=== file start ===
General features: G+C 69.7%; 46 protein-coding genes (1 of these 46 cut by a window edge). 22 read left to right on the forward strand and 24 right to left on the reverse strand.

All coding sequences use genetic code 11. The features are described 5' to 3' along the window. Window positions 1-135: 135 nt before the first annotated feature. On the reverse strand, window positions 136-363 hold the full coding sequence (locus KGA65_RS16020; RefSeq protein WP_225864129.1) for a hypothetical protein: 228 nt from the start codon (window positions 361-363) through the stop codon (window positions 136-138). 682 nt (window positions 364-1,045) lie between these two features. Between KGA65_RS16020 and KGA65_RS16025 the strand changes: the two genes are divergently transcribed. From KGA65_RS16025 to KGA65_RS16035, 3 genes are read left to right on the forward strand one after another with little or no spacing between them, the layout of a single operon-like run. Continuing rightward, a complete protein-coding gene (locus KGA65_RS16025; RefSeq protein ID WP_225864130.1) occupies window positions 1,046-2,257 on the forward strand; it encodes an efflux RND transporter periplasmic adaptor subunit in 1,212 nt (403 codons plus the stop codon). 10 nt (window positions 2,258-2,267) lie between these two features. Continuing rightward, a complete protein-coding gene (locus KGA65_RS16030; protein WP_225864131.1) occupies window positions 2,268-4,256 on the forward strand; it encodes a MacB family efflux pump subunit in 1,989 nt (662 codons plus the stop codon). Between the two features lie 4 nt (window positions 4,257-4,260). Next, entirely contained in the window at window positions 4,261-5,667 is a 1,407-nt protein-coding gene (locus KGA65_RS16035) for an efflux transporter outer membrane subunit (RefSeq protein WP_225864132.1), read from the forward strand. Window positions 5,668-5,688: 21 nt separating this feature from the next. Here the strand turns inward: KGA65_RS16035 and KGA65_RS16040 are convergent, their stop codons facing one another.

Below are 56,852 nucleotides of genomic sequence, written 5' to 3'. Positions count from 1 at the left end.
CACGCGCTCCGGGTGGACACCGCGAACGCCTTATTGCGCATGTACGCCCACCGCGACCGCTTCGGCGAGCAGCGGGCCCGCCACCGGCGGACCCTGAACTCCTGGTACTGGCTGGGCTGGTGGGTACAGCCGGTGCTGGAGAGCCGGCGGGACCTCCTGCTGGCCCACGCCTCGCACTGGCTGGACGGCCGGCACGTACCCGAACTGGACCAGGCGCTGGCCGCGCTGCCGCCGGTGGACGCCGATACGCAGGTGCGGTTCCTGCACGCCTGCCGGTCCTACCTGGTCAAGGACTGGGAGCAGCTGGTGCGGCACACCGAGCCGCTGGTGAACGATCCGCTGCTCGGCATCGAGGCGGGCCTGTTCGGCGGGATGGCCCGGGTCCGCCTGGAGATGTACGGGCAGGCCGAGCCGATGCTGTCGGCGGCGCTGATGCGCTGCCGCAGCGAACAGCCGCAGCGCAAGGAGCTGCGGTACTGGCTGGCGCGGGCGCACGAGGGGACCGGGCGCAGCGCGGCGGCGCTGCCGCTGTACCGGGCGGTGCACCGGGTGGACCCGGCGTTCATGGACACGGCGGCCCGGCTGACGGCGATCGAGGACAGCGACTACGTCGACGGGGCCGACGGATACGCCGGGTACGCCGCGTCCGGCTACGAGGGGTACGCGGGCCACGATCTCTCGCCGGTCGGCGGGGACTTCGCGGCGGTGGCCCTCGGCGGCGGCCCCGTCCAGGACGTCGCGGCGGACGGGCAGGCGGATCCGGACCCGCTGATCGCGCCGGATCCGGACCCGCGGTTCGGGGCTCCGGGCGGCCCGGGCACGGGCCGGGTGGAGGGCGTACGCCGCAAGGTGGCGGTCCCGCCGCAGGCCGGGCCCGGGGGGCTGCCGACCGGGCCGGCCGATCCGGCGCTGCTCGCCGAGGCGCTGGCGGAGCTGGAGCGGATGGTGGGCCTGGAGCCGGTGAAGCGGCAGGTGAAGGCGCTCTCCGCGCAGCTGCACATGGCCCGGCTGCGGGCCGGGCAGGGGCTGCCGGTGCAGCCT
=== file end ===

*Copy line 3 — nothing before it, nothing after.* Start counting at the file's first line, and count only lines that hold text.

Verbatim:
Below are 56,852 nucleotides of genomic sequence, written 5' to 3'. Positions count from 1 at the left end.